3. Originality does not mean distinctiveness
Finally, at paragraph 77 of its decision, the BOA considered that “the market of clothing, footwear and their accessories, is a market of design products, characterized by the originality of the shapes of the products or their decorative elements, which are appreciated for their originality and aesthetic beauty” (emphasis added. However, “this does not normally fulfil the function of indicating the commercial origin of the products themselves”. This last finding gives us the chance to turn to the second part of our analysis, and namely to the relationship between trade marks and copyright law.
Not distinctive, still iconic though
In its decision of 12 July 2016 (No 8628/2016), the Court of Milan ruled that, in view of their particular aesthetic impact, the Moon Boot boots qualified for protection under Article 2 No 10 of the Italian Copyright Law. In particular - in the court’s view - this was because, when the astronaut-like shoes first appeared on the market, they “profoundly changed the same aesthetic concept of the after-ski boot, becoming a true icon of Italian design and its ability to irreversibly evolve the taste of an entire historical era in relation to everyday objects”. In this respect, the following should be noted:
- On the one hand, in establishing the artistic value of the shoes, the Milan court expressly took into account, inter alia, the fact that the Moon Boot shoes had been in display at the Louvre Museum in Paris, as well as that the product had won national and international design awards. Indeed, these are also two of the key factors considered by the Office when assessing the reputation of a mark.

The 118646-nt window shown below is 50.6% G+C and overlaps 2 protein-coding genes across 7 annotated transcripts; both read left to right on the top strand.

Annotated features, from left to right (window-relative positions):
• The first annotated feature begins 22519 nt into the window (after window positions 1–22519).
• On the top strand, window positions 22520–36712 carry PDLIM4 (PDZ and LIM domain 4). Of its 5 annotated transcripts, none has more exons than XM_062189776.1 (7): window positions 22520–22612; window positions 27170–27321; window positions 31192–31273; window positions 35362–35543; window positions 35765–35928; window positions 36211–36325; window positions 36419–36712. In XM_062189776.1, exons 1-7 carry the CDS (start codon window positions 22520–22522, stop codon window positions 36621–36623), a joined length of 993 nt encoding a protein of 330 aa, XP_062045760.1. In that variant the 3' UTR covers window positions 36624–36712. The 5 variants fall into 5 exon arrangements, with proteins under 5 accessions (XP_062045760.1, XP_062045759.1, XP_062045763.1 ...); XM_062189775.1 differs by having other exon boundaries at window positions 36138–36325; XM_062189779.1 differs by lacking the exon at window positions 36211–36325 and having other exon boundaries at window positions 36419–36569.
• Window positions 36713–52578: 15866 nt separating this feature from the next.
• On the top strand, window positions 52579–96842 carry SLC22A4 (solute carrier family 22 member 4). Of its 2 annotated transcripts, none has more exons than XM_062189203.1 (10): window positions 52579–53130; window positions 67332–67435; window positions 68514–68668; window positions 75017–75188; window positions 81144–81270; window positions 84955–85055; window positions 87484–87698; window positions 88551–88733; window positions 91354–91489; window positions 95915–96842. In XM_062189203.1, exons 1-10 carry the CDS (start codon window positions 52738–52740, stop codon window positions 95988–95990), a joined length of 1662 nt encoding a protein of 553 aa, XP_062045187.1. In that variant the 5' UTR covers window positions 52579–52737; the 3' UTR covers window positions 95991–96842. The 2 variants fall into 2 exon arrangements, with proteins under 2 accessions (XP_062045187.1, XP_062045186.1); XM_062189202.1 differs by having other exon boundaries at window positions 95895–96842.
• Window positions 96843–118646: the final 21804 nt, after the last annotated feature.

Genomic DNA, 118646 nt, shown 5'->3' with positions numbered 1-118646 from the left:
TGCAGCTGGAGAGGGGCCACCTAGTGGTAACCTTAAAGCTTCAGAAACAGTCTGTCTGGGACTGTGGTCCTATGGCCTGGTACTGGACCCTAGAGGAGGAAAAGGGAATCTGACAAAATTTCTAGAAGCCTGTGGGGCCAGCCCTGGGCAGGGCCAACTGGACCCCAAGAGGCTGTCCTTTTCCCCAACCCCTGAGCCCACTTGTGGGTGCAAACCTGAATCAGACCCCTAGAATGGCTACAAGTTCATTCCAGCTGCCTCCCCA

- On the other hand, in sharp contrast with the BOA decision, the court had dismissed the claim that the Moon Boots had fallen into the public domain. On this point, the Italian judge noted that, by producing copies of the agreements that it had entered into with third parties, Tecnica had sufficiently demonstrated its efforts to effectively prevent the ‘genericide’ of the Moon Boot.
Similar principles were expressed, more recently, by the Turin Court of First Instance in its decision of 4 April 2017(No 1900) in the Vespa case. Indeed, also in that instance the famous scooter made by Piaggio was considered a copyright work. Moreover, differently from the Milan court’ decision (where the specific question, however, had not been raised), the Turin court also confirmed the validity (and the infringement) of the Vespa 3D trade mark.
Quite interestingly, that court expressly took into account in its assessment “the extreme diffusion of the vespa on the Italian scooter market” as well as the “results of the demographic survey conducted in July 2014 by Doxa on behalf of [Piaggio]” (emphasis added).
|Merpel's very own après-ski routine|
By holding that the Moon Boot shoes would not be distinctive, the BOA confirmed the well-settled principle according to which it is not sufficient for a shape to be aesthetically pleasing for it to be distinctive. (Nothing surprising, you might say).
Still, a number of questions remain. For instance, what if surveys were also submitted before the BOA (as in the Vespa case)? And, to what extent could the enhanced aesthetic value of a shape be reconciled with the exclusion set out under Article 7(1)(e)(iii) EUTMR (shape giving substantial value)? Furthermore, the reference made by Italian courts, when assessing copyright protection of a shape, to criteria which are normally used in trade mark law is at least questionable.
You’d better take your tanning lotion out, my dear. This is going to be a long summer and after-ski shoes are probably not your best option right now.
[Guest post] Shaping the right form of (IP) protection: The Moon Boot decision(s) Reviewed by Eleonora Rosati on Friday, June 26, 2020 Rating: